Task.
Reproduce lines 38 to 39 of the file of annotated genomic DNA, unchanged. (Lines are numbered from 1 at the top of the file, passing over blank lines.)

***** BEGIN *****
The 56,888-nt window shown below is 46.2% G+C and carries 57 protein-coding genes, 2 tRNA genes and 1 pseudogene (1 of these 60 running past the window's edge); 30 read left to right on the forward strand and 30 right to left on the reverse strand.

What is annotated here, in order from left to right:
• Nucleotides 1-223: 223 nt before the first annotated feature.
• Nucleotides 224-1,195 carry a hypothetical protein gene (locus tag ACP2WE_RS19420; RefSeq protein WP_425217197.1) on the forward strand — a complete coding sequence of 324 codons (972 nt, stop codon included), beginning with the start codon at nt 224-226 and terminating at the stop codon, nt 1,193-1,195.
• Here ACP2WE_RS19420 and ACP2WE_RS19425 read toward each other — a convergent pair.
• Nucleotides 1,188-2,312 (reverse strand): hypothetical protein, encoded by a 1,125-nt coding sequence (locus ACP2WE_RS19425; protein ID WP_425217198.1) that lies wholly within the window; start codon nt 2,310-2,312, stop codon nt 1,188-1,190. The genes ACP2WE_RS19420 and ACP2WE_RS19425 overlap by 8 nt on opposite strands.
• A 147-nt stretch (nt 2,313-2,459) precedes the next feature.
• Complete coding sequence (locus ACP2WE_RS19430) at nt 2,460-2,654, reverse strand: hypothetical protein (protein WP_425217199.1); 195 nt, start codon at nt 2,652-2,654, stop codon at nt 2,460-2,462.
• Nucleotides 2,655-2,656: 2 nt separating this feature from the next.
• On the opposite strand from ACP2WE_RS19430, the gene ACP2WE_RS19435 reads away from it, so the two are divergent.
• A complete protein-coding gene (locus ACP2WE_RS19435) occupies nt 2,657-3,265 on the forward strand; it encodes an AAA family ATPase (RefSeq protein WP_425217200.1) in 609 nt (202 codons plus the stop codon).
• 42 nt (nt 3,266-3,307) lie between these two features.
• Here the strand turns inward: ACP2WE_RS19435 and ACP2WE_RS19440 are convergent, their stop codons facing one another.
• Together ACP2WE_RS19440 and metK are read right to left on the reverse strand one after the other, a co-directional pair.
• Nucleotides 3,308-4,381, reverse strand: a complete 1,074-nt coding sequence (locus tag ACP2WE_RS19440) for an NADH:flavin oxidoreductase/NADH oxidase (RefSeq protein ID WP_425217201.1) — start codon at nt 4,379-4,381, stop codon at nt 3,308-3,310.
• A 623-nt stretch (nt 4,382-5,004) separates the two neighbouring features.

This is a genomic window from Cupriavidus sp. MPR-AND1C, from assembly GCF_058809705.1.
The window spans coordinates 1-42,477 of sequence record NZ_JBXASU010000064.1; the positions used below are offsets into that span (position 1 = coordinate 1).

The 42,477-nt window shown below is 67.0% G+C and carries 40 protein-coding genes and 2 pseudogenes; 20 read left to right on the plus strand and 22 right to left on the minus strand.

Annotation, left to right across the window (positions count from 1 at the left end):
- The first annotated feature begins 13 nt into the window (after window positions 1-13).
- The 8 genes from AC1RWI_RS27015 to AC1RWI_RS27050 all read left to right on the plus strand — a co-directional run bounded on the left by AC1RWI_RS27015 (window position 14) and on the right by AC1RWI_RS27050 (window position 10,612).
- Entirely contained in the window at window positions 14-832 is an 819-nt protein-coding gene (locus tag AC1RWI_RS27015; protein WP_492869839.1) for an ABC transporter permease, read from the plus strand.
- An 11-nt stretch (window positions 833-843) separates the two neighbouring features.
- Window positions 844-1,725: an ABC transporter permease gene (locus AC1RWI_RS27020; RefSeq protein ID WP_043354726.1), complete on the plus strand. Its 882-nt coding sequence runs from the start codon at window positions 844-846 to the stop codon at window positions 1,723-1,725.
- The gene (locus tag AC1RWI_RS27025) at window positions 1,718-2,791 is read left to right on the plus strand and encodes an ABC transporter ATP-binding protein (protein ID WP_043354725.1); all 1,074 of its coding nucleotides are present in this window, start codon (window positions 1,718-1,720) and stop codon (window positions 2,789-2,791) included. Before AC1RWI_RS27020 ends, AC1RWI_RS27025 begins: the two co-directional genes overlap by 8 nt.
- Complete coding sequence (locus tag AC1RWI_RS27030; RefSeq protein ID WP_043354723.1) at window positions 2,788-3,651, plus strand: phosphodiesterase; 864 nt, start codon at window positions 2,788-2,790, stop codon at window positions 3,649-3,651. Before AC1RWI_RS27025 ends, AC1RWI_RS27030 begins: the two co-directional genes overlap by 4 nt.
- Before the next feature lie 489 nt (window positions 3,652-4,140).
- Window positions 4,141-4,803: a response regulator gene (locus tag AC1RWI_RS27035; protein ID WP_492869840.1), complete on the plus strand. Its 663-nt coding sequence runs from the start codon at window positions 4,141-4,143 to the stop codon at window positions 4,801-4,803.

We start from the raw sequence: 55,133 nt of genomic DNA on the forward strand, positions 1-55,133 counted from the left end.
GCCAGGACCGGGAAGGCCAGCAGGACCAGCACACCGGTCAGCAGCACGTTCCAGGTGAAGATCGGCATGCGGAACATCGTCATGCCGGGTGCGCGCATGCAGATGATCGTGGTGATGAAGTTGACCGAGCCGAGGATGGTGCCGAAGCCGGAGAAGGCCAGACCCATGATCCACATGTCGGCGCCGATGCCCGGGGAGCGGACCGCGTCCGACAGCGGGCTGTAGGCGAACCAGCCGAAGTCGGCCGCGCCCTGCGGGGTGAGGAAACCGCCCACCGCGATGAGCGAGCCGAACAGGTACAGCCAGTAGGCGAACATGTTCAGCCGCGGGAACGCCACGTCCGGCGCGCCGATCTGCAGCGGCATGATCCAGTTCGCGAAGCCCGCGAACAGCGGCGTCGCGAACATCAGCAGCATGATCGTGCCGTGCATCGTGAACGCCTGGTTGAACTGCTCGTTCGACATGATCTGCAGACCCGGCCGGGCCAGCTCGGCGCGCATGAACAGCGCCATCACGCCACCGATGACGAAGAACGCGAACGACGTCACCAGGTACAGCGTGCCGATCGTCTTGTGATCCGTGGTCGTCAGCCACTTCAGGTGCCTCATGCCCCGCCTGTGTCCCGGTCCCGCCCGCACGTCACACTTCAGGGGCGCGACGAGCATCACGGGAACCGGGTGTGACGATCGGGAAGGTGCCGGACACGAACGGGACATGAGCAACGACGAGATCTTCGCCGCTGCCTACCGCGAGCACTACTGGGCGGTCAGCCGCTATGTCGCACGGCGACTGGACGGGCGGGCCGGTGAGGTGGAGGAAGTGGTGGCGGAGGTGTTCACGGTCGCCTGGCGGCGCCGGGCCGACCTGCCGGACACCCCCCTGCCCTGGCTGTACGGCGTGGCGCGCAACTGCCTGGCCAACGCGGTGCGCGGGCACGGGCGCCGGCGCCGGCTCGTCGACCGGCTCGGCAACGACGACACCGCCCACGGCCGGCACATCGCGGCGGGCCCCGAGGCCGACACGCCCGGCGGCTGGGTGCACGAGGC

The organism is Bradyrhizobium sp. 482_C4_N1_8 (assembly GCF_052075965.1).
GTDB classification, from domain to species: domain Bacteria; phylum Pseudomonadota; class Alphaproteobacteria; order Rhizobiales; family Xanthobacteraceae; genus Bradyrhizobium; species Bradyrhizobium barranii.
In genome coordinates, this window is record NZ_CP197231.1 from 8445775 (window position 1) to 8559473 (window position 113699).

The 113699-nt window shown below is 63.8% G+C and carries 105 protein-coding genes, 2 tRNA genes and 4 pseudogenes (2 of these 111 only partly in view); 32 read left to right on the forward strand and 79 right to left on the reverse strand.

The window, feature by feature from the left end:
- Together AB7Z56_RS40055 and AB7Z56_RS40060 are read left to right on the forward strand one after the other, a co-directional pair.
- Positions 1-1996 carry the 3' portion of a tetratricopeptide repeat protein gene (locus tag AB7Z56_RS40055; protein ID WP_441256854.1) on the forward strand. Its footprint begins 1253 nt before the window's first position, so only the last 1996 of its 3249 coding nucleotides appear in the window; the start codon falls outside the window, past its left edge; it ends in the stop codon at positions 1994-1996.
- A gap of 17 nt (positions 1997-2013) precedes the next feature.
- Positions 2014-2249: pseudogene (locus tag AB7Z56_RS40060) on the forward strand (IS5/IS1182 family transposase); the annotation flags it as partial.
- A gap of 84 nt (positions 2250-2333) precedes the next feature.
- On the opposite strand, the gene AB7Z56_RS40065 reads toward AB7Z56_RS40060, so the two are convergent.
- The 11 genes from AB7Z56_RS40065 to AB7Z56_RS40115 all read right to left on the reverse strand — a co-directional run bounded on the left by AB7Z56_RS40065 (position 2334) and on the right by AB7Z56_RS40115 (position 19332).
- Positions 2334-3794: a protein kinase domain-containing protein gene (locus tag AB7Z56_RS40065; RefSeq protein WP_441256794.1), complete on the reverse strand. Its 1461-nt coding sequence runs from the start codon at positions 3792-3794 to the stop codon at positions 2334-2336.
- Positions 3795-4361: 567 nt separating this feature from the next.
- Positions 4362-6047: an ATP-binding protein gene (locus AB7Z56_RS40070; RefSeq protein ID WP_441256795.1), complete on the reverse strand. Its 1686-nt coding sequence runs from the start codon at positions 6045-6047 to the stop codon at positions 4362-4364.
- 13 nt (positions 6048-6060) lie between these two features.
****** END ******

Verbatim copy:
- Positions 1-1996 carry the 3' portion of a tetratricopeptide repeat protein gene (locus tag AB7Z56_RS40055; protein ID WP_441256854.1) on the forward strand. Its footprint begins 1253 nt before the window's first position, so only the last 1996 of its 3249 coding nucleotides appear in the window; the start codon falls outside the window, past its left edge; it ends in the stop codon at positions 1994-1996.
- A gap of 17 nt (positions 1997-2013) precedes the next feature.